Integrating Social, Economic, and Environmental Factors to Evaluate How Competitive Urban Landscapes Are for the Development of Sustainable Cities: Penang Island in Malaysia as a Case Study
The competitiveness of urban landscapes is a subject of growing attention as cities strive to become the best places to support enterprises, economic development, and high-quality living while preserving environmental resources. In evaluations of urban competitiveness, financial factors are frequently emphasized. In this systematic study for the future sustainable urban landscape (SUL), we use the instance of Penang Island, Malaysia, to present an integrated methodology for finding, evaluating, and validating good indicators for developing an urban landscape index that balances economic, sociocultural, and environmental factors. First, we provide a framework for developing such an index by developing a Delphi Analytical Hierarchy Process (DAHP) model that aids in choosing the most important aspects and sub criteria affecting the sustainability of urban landscapes. Then, under the Sustainable Development Goals (SDG), we demonstrate how to use these data to assess the competitiveness of various zones on Penang Island, namely Bayan Lepas and George Town. According to the quantitative results of the DAHP model, economic criteria, which were given a weight of 0.595 and a corresponding inconsistency (CI) of 0.04, had a greater influence on Penang Island’s urban landscape than environmental criteria, which were given a weight of 0.276 and a CI of 0.02, and social and cultural criteria, which were given a weight of 0.128 and a CI of 0.08. In terms of economic criteria, Zone 1 has a weight of 0.360, which indicates that it has less sway than Zone 2, which has a weight of 0.636. In the discussion, we highlight the essential elements of the methodology to assess the competitiveness of urban environments.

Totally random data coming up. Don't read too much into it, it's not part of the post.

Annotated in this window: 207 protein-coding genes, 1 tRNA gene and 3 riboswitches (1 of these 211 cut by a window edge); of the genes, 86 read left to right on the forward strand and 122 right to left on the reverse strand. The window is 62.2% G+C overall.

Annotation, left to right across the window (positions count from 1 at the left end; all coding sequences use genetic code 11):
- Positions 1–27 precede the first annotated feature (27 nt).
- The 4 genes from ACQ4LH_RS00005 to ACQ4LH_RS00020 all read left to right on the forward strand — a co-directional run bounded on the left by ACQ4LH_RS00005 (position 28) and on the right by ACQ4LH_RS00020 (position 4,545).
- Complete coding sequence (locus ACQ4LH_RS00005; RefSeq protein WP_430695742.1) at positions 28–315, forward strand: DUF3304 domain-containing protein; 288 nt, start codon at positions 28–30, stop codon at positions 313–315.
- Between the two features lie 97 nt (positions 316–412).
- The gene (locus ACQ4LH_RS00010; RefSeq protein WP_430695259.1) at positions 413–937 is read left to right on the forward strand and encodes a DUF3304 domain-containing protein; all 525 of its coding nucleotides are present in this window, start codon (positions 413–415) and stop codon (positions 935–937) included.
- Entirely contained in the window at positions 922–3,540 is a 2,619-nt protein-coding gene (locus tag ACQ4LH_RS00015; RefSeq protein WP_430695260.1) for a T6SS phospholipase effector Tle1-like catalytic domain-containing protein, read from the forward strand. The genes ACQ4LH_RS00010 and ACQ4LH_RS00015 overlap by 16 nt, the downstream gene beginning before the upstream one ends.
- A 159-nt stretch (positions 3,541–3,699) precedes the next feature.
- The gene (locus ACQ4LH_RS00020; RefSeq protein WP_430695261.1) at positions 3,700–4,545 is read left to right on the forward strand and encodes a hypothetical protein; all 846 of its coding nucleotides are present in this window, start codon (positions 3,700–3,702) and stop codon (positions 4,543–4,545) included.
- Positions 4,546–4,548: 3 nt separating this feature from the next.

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Universiti Sains Malaysia